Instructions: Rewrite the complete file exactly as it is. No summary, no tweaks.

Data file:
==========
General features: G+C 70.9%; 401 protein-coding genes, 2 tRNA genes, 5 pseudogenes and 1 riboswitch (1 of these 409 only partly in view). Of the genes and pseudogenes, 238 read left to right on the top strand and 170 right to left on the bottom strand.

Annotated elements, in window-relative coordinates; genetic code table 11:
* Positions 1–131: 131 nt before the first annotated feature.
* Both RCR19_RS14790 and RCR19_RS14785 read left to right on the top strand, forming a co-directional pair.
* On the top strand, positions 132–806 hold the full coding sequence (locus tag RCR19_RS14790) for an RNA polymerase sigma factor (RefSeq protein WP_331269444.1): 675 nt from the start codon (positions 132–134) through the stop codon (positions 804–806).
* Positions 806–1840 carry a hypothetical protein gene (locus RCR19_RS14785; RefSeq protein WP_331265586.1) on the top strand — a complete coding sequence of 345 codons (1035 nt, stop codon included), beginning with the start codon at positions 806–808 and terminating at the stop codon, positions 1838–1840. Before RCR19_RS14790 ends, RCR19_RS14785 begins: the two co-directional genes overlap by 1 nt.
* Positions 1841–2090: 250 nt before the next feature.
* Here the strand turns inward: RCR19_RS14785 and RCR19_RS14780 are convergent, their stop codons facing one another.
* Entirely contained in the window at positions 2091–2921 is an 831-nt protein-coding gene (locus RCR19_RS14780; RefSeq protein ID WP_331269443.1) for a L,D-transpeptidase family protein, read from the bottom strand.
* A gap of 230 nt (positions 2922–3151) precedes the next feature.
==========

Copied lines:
General features: G+C 70.9%; 401 protein-coding genes, 2 tRNA genes, 5 pseudogenes and 1 riboswitch (1 of these 409 only partly in view). Of the genes and pseudogenes, 238 read left to right on the top strand and 170 right to left on the bottom strand.

Annotated elements, in window-relative coordinates; genetic code table 11:
* Positions 1–131: 131 nt before the first annotated feature.
* Both RCR19_RS14790 and RCR19_RS14785 read left to right on the top strand, forming a co-directional pair.
* On the top strand, positions 132–806 hold the full coding sequence (locus tag RCR19_RS14790) for an RNA polymerase sigma factor (RefSeq protein WP_331269444.1): 675 nt from the start codon (positions 132–134) through the stop codon (positions 804–806).
* Positions 806–1840 carry a hypothetical protein gene (locus RCR19_RS14785; RefSeq protein WP_331265586.1) on the top strand — a complete coding sequence of 345 codons (1035 nt, stop codon included), beginning with the start codon at positions 806–808 and terminating at the stop codon, positions 1838–1840. Before RCR19_RS14790 ends, RCR19_RS14785 begins: the two co-directional genes overlap by 1 nt.
* Positions 1841–2090: 250 nt before the next feature.
* Here the strand turns inward: RCR19_RS14785 and RCR19_RS14780 are convergent, their stop codons facing one another.
* Entirely contained in the window at positions 2091–2921 is an 831-nt protein-coding gene (locus RCR19_RS14780; RefSeq protein ID WP_331269443.1) for a L,D-transpeptidase family protein, read from the bottom strand.
* A gap of 230 nt (positions 2922–3151) precedes the next feature.